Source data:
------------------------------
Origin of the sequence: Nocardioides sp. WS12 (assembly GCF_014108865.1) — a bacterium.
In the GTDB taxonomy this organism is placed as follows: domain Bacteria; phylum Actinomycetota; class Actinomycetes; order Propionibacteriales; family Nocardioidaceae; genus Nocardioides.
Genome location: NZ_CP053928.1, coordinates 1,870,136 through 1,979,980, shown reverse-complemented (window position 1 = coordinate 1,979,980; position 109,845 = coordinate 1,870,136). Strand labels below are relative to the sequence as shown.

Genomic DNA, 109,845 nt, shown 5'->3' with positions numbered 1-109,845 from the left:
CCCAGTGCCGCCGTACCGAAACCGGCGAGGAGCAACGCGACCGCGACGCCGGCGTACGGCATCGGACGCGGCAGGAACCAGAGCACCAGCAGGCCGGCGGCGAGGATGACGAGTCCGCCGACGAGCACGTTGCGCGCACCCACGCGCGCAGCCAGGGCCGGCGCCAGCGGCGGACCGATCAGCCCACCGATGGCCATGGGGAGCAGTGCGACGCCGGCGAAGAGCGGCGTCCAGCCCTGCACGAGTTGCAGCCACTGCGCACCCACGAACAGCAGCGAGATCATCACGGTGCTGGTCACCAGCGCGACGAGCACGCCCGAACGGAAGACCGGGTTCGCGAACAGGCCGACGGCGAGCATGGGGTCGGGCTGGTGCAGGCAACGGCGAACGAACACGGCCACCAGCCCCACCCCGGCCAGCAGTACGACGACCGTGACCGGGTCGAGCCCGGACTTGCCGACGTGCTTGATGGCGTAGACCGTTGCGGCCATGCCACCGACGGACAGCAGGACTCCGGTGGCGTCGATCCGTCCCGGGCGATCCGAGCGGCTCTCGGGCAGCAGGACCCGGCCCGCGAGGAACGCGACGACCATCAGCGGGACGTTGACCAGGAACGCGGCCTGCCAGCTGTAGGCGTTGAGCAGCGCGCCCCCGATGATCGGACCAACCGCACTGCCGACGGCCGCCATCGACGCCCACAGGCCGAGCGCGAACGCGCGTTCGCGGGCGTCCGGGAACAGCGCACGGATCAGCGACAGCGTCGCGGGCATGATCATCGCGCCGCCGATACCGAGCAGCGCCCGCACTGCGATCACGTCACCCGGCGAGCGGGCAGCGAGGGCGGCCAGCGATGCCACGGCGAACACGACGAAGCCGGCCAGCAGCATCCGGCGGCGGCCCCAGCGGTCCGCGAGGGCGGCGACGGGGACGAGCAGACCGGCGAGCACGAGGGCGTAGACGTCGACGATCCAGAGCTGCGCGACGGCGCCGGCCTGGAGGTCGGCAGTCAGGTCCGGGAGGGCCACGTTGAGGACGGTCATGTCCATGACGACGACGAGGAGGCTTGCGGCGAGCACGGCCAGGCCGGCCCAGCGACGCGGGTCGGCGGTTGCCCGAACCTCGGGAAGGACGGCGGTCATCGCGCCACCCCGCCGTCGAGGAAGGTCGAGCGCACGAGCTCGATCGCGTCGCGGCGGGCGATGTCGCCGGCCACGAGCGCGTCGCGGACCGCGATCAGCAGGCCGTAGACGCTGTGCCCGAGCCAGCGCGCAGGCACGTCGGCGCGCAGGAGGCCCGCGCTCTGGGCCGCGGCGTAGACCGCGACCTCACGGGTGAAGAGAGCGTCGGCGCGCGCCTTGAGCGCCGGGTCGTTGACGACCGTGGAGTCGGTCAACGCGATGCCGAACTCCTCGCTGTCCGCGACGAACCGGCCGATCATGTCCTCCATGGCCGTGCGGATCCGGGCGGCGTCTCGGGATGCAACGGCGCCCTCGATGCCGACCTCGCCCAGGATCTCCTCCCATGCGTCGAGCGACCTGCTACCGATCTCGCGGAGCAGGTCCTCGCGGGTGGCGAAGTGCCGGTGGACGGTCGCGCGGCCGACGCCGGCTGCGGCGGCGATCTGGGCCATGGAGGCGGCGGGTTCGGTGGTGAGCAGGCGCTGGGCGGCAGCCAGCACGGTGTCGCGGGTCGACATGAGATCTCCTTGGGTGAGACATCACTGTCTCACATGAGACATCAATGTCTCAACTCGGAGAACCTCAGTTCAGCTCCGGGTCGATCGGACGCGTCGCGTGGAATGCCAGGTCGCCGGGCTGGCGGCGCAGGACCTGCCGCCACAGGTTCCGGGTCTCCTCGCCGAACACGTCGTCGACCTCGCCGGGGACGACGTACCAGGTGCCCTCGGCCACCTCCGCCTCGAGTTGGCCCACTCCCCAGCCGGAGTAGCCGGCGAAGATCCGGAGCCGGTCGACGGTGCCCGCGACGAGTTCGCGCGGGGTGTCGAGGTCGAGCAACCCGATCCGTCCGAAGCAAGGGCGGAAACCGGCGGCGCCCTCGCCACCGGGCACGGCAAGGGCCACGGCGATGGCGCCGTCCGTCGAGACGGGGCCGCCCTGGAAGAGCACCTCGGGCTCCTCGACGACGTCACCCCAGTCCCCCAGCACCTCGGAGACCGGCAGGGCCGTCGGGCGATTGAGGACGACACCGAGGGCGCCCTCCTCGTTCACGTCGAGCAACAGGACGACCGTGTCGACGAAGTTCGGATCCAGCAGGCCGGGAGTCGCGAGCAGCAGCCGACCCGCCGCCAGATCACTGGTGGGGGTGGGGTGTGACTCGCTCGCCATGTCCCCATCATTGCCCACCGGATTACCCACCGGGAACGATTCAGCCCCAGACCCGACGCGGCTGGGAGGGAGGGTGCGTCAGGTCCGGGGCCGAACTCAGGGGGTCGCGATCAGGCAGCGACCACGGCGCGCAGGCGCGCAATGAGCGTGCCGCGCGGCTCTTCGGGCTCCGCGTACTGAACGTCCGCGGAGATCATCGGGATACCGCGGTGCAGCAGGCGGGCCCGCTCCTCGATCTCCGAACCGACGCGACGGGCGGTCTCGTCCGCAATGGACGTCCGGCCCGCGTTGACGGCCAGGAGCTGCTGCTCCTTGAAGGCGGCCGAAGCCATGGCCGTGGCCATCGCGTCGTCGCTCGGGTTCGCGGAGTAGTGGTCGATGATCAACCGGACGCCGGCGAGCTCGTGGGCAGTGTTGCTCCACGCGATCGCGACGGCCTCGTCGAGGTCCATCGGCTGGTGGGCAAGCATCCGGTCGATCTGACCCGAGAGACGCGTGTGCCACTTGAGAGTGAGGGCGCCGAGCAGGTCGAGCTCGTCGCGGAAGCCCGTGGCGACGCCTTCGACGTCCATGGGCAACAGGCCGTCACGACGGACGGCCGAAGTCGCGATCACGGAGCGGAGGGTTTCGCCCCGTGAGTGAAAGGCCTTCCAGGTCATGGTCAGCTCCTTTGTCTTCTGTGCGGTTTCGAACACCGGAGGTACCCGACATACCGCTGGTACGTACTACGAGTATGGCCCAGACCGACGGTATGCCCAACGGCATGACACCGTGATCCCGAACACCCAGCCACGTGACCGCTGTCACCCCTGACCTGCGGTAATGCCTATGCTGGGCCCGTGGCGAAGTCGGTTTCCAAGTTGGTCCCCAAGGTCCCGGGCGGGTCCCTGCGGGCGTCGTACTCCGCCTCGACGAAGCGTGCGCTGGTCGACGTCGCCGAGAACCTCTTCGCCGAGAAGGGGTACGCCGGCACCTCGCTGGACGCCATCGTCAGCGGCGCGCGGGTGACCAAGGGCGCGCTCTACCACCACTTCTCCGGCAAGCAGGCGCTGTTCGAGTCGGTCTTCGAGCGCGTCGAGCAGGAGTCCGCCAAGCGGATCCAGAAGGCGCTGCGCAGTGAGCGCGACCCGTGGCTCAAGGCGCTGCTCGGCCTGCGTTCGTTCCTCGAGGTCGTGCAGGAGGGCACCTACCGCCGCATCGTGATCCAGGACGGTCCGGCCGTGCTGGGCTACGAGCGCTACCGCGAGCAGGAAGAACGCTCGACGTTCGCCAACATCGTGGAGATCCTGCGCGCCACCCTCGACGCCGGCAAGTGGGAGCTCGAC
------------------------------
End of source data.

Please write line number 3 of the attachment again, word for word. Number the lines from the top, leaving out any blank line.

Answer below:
Genome location: NZ_CP053928.1, coordinates 1,870,136 through 1,979,980, shown reverse-complemented (window position 1 = coordinate 1,979,980; position 109,845 = coordinate 1,870,136). Strand labels below are relative to the sequence as shown.